Since nobody seems to care about being surprised anymore, you can probably see all of the ads scheduled to air this Sunday during the Super Bowl online already. Amazon is one such company showcasing a Super Bowl ad, and it focuses on Alexa, their digital assistant who lives in all of our Echo devices. You can watch the commercial below, it’s kind of silly.
The commercial says “Alexa” ten times, which depending on where your Echo is located should by logical reason activate at least one or two of the millions of Echo devices within earshot of a television playing the Super Bowl. There’s been a precedent for that happening and more, with a simple newscast ordering dollhouses for a number of unsuspecting households, and other commercials wreaking havoc on digital assistants.
Amazon had considered this possibility well before they released an Echo device, filing for a patent in 2014 titled Audio Command Filtering. Feel free to read the whole thing if you’re so inclined, but the meat of the patent points to a few specific conditions:
The people with devices that react to the wake word may experience their devices inadvertently waking up and potentially executing commands following the wake word thereby interfering with the television watching experience. Further, if the advertisement is shown as part of a broadcast watched by a large population (such as during a popular sporting event), the advertisement may result in many devices “waking up” at the same time. If those devices are programmed to connect to a central server upon waking up, the central server may become overwhelmed with many devices activating at the same time.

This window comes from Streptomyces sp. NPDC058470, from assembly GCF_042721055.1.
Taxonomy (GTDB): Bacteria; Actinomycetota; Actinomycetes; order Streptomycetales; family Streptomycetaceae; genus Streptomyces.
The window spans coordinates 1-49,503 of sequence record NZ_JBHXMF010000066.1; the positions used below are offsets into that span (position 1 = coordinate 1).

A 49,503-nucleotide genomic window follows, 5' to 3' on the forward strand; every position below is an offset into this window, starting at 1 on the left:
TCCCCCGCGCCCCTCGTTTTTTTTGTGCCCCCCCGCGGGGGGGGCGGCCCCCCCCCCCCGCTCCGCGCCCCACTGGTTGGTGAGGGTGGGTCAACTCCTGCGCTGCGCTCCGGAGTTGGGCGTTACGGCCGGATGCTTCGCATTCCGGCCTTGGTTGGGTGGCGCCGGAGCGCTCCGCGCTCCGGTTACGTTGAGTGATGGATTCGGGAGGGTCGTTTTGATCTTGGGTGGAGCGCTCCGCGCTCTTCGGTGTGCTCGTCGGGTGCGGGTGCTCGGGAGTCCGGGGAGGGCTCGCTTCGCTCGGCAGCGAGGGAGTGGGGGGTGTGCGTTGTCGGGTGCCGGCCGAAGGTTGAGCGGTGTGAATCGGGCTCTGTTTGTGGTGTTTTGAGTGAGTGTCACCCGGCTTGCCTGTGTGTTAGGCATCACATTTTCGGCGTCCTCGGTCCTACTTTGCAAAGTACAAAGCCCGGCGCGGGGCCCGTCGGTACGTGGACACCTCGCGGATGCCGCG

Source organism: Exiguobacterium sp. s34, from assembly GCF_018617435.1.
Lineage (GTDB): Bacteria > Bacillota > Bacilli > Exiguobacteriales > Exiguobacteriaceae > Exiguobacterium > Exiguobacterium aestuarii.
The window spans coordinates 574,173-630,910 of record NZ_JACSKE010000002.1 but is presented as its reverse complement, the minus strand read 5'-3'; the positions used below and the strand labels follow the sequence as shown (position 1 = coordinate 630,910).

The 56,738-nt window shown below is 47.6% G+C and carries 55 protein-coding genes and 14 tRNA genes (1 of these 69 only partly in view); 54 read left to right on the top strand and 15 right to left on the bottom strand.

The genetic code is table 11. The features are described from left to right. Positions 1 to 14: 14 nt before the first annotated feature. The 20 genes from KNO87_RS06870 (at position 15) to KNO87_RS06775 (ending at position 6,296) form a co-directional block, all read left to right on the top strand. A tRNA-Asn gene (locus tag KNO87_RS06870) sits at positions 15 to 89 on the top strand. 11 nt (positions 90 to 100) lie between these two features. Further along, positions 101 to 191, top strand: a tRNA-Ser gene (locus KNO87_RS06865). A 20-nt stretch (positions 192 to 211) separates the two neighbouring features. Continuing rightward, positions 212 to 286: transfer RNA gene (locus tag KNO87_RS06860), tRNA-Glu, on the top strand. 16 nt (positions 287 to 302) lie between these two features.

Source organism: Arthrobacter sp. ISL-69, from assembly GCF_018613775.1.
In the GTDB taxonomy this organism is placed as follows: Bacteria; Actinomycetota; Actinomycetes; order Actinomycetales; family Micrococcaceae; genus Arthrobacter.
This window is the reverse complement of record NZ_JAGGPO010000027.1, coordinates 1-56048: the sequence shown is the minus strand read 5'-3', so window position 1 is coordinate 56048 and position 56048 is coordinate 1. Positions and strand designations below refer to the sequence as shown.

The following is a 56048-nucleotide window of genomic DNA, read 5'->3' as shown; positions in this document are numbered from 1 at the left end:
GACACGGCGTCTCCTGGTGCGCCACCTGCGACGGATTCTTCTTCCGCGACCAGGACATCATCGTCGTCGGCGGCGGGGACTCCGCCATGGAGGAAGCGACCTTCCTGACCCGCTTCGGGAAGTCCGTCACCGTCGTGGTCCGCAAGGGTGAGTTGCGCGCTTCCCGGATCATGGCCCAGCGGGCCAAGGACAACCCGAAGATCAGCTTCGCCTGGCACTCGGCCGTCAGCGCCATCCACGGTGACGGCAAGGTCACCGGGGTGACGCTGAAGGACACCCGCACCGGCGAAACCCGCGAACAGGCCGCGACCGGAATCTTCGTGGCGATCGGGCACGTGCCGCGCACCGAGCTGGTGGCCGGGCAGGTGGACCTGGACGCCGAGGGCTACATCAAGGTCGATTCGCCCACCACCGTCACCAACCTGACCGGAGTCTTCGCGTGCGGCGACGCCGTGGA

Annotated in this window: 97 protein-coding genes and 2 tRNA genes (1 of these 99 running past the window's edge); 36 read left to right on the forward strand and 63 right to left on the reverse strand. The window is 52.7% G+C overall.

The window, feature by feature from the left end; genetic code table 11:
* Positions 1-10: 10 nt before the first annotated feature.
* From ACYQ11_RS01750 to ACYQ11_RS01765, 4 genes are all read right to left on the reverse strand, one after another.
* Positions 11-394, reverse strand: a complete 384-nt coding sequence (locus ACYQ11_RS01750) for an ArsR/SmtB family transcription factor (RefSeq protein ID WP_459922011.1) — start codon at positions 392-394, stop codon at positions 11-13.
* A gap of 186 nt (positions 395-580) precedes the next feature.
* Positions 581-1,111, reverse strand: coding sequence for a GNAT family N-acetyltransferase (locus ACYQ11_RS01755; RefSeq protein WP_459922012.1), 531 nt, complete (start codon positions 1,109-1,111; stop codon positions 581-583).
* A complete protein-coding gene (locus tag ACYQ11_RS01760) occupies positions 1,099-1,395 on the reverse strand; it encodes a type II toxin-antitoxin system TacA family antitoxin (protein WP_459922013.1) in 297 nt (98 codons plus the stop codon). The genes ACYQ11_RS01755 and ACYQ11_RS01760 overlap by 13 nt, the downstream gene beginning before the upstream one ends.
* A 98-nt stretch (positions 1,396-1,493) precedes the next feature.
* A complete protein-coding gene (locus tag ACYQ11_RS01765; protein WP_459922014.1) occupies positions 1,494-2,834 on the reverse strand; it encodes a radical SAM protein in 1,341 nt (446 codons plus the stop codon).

Basically, if all of the Echoes within earshot of a Super Bowl ad were activated and sending requests to Amazon servers at the same time, that could be problematic. But how can Bezos & Co. possibly have a Super Bowl ad talking about Alexa and Echo devices without waking up all of those Echoes? Think dog whistles, but for Alexa.
The advertisement likely features an inaudible acoustic tone along with the rest of the commercial audio. A Reddit user that goes by “aspyhackr” did some digging about a year ago and found that Amazon advertisements seemed to reduce audio levels between 3,000 and 6,000 hertz. The Echo seems to look specifically for audio in that spectrum when listening for a wake word, so in its absence, no response. That area is outside of most normal human’s hearing anyway, so we won’t even notice that it’s gone, but it could prevent annoyed Echo owners, or hammered Amazon servers, this Super Bowl Sunday.Source: Bloomberg